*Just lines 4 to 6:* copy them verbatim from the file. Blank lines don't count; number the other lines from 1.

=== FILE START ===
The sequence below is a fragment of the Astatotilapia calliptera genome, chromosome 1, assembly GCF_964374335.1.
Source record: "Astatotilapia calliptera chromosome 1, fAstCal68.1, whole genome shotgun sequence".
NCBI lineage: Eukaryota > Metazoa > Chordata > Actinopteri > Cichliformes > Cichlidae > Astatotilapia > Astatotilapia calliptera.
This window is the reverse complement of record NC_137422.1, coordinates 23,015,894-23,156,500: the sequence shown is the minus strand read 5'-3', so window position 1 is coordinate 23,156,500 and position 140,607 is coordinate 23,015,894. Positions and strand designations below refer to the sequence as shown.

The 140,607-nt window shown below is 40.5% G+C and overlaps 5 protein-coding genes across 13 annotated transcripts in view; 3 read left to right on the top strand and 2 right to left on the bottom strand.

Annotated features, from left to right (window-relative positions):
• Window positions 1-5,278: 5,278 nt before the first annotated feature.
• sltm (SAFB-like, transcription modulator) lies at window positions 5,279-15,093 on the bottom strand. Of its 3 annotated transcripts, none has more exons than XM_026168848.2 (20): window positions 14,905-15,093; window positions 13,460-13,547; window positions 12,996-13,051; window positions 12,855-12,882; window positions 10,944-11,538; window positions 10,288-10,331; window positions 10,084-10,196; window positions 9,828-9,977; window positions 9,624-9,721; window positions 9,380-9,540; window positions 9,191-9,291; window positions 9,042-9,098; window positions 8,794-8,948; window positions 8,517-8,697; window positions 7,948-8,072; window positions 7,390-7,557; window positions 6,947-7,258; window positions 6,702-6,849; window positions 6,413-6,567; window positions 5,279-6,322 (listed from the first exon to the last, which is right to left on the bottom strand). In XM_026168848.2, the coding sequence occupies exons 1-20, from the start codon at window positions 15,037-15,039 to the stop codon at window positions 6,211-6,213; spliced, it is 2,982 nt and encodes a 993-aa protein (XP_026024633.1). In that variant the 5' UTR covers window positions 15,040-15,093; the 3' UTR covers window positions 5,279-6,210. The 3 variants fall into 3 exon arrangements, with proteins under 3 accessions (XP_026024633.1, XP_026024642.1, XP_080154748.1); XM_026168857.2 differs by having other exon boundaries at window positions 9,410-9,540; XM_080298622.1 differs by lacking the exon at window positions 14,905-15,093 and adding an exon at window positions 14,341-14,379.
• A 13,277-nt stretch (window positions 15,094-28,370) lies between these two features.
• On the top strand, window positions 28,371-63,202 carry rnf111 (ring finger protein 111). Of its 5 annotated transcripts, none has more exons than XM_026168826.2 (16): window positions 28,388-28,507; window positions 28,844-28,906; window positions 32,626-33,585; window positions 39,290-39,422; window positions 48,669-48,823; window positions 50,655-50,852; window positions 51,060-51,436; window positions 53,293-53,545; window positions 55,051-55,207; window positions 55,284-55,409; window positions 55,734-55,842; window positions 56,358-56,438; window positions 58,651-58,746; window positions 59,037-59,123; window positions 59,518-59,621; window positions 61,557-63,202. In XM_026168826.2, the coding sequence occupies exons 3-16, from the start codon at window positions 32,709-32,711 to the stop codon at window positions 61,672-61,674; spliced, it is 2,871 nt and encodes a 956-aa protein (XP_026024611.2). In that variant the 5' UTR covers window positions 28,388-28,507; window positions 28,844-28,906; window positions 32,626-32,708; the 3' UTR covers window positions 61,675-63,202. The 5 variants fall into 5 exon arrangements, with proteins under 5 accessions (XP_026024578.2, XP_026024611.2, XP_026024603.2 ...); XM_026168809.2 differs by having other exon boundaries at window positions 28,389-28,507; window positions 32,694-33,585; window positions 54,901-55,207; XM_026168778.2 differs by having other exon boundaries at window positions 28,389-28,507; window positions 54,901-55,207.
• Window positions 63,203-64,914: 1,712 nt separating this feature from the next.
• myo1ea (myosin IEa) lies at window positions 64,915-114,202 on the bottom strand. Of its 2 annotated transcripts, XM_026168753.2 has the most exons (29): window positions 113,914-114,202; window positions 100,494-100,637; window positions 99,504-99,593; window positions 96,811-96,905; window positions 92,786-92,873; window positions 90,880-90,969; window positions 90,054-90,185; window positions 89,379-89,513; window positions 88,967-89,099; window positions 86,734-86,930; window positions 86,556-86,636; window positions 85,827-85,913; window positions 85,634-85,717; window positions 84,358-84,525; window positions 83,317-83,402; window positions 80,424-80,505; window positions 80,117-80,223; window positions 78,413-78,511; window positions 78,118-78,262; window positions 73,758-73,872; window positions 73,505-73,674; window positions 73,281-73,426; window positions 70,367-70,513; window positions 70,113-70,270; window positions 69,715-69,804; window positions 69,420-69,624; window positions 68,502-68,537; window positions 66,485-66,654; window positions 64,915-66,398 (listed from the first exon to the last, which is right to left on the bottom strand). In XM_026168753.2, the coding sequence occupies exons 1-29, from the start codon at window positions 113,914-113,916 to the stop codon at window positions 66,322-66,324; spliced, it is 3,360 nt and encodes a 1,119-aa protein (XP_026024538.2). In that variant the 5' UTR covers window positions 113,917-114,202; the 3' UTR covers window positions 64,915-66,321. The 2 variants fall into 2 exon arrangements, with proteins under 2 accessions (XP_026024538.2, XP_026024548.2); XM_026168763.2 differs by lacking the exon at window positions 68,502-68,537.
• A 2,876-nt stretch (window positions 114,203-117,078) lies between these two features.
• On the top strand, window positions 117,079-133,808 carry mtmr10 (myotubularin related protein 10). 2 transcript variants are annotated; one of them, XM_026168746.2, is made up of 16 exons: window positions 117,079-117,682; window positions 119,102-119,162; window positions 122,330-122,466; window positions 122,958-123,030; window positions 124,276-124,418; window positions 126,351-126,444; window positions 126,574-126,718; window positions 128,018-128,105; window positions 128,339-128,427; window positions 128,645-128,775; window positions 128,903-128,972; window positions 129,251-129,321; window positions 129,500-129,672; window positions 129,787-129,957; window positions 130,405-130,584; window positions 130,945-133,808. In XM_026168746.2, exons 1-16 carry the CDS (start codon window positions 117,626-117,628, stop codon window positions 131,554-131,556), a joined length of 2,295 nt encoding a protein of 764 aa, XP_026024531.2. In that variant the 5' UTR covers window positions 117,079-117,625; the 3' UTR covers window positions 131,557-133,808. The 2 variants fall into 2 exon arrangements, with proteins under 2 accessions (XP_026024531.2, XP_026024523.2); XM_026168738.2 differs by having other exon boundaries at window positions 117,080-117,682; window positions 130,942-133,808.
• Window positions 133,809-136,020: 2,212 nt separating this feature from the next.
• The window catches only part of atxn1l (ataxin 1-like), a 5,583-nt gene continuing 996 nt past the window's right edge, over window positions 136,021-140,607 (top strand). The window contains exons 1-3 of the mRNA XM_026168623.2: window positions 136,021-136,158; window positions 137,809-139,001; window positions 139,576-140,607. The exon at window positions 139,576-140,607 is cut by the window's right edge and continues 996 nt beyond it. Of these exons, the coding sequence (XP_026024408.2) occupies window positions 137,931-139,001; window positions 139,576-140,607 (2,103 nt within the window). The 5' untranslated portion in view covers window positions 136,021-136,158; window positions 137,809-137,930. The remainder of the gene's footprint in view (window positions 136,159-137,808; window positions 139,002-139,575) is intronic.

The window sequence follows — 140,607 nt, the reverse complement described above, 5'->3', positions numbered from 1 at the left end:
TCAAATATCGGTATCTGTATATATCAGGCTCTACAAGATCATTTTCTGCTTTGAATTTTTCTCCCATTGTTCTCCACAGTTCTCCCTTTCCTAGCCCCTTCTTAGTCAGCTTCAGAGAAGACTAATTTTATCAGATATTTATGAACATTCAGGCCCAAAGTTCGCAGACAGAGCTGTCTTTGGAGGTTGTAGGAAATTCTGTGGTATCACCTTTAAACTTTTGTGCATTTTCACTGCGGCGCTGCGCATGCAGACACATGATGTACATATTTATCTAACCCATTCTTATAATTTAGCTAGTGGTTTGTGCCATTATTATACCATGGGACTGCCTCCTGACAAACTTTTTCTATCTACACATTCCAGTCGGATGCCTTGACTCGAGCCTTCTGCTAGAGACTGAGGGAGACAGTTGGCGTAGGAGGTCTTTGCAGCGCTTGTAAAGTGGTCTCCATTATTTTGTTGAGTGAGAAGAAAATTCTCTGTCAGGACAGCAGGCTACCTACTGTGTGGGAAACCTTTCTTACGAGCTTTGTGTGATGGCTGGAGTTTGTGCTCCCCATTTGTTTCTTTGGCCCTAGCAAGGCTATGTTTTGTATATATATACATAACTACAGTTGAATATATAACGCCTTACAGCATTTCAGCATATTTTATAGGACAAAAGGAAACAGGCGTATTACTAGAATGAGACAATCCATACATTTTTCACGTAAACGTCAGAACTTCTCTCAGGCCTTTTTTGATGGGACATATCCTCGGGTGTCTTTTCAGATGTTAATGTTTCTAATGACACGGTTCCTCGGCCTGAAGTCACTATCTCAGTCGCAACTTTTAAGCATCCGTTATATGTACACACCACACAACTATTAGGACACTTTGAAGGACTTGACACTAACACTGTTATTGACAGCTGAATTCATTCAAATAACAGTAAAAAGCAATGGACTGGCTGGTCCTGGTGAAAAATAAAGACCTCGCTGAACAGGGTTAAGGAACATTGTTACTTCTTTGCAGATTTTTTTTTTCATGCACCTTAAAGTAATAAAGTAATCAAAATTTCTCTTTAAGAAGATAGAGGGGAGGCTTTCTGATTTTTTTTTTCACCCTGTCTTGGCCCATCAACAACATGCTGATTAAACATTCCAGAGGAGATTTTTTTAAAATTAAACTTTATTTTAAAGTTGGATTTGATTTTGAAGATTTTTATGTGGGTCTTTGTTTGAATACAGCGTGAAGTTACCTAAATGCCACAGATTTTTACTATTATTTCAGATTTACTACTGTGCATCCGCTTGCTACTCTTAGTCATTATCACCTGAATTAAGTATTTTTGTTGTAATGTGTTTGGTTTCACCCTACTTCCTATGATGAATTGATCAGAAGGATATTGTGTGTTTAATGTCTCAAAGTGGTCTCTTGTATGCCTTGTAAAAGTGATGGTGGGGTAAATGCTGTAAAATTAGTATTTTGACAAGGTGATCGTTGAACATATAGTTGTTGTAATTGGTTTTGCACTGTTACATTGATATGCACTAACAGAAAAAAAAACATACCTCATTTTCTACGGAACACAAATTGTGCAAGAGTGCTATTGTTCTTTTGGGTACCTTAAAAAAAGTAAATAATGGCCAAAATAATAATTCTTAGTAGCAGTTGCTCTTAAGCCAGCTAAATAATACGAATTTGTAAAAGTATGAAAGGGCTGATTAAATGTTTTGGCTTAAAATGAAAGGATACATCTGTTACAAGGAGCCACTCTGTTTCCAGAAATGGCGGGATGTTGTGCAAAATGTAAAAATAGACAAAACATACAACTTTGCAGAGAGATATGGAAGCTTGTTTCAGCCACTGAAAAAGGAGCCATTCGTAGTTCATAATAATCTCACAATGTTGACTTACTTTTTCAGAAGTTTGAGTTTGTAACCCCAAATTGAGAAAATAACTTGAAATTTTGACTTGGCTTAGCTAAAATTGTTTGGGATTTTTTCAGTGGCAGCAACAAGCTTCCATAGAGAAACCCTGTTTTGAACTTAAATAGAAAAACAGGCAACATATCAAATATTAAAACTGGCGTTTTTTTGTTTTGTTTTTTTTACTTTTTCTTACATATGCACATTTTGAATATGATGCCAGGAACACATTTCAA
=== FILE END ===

This window is the reverse complement of record NC_137422.1, coordinates 23,015,894-23,156,500: the sequence shown is the minus strand read 5'-3', so window position 1 is coordinate 23,156,500 and position 140,607 is coordinate 23,015,894. Positions and strand designations below refer to the sequence as shown.

The 140,607-nt window shown below is 40.5% G+C and overlaps 5 protein-coding genes across 13 annotated transcripts in view; 3 read left to right on the top strand and 2 right to left on the bottom strand.

Annotated features, from left to right (window-relative positions):